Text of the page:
Recovery among Africa’s major economies will be mixed and mostly tepid, favouring the more diversified rather than those heavily reliant on commodity exports, a Reuters poll found on Tuesday.
The coronavirus has hit spending in Africa this year and in particular hampered economies that either export raw commodities or depend on tourism, as the pandemic stymied global economic activity.
“The economic rebound will be slow, partly because many African countries’ fiscal positions will be a constraint on growth,” said Jacques Nel, head of macroeconomic research at NKC African economics.
In the poll conducted between October 20 and 26, median forecasts showed strong recoveries of 4.7 per cent in Kenya and 4.5 per cent in Ghana next year after growth of 1.0 per cent and 1.5 per cent this year.
But any rebound will be more lacklustre for big economies hit by recession, with Nigeria expected to grow 2.0 per cent in 2021 after shrinking 4.0 per cent this year.
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South Africa is forecast to grow 3.5 per cent in 2021 after an 8.5 per cent contraction this year. It had pre-existing fiscal problems before it had to deal with COVID-19 spending that exacerbated its budget deficit, like its peers.
Africa’s real per capita GDP is set to drop to pre-global financial crisis levels this year. However, that does not imply all countries will struggle.
“From a regional perspective, most of the fastest-growing countries will be in East Africa,” Nel said.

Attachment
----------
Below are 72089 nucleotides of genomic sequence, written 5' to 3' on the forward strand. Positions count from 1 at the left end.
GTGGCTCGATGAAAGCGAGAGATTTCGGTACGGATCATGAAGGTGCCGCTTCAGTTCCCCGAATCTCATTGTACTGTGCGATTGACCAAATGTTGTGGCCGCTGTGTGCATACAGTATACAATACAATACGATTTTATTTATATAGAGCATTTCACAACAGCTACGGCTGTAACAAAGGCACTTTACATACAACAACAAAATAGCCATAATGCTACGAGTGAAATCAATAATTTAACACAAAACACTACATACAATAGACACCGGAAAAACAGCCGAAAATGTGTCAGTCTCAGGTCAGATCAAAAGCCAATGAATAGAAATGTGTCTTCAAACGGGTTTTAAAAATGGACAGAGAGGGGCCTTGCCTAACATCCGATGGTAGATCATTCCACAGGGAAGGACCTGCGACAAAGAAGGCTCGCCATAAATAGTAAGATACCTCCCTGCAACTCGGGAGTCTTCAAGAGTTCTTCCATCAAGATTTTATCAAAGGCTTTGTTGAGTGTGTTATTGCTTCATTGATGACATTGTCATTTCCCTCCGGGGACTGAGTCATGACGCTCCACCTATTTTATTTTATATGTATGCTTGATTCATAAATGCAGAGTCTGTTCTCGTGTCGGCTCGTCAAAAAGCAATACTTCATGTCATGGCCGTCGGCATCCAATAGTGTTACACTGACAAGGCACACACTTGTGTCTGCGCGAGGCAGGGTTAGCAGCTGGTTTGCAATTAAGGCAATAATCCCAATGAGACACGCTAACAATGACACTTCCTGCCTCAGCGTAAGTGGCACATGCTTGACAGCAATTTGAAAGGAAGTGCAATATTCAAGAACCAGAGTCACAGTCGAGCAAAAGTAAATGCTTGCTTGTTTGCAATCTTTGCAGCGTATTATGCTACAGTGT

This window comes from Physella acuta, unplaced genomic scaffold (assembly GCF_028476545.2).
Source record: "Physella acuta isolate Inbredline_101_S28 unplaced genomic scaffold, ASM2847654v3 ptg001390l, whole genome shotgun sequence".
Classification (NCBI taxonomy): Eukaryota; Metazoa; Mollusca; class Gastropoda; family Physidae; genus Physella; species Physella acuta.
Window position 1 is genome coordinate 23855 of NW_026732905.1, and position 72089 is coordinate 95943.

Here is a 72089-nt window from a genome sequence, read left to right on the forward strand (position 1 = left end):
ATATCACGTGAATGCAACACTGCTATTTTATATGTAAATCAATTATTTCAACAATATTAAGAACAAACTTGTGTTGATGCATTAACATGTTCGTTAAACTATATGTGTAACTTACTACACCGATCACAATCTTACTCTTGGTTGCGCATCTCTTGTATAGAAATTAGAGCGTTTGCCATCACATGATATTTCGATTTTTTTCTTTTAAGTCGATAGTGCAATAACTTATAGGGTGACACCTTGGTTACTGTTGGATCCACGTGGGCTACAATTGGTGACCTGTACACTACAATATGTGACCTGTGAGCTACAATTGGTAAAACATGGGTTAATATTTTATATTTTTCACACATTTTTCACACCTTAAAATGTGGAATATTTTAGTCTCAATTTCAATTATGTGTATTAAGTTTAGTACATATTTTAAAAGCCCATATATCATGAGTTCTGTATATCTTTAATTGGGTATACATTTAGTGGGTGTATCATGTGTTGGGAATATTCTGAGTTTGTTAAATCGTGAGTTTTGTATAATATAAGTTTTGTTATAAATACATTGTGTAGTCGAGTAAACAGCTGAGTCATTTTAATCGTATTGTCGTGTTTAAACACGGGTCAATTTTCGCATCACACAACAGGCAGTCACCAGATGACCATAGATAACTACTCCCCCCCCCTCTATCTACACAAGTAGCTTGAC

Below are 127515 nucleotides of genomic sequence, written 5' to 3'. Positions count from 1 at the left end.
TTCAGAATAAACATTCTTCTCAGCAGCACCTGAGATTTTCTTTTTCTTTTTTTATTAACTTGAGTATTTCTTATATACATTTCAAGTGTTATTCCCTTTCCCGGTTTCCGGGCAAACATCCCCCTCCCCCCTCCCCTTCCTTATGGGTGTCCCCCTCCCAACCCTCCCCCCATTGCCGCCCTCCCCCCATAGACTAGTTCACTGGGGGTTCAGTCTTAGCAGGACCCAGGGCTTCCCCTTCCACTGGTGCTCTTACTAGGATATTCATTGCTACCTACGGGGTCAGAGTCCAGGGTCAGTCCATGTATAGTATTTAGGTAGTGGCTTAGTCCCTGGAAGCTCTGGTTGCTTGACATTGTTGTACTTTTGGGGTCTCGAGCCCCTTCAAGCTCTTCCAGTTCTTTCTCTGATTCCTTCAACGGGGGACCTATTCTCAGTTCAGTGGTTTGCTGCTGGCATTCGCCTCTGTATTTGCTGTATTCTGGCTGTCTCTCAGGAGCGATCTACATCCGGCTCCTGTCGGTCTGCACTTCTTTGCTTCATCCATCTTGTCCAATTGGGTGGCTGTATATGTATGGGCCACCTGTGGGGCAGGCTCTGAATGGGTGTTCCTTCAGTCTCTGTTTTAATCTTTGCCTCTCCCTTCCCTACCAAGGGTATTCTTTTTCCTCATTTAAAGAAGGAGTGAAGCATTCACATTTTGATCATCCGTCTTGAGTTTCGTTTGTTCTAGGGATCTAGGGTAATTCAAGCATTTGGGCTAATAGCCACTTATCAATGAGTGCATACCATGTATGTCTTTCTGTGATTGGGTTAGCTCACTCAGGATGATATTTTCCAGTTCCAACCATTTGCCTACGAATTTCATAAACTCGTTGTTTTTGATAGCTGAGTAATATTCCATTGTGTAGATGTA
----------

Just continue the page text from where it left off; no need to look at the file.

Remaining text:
East Africa is one of the most diversified regions on the continent, with sectors ranging from agriculture, to a huge tourism industry, to gas finds and gold mines.
Nel added that oil producers have a difficult decade ahead, lacking a dynamic private sector and hamstrung by corruption, inefficient governments, poor policymaking and challenging business environments.
Nigeria has endured coronavirus lockdowns and several states in the south have imposed curfews after two weeks of confrontations between security services and protesters against police brutality.
“Key ports have also been attacked, and this together with the constraints on economic activity in important cities will likely constrain the country’s fledgling recovery. We continue to see downside risks to our forecast,” wrote Michael Kafe, economist at Barclays.
Zambia’s debt-ridden economy is expected to grow 2.0 per cent next year after an estimated 4.1 per cent contraction this year.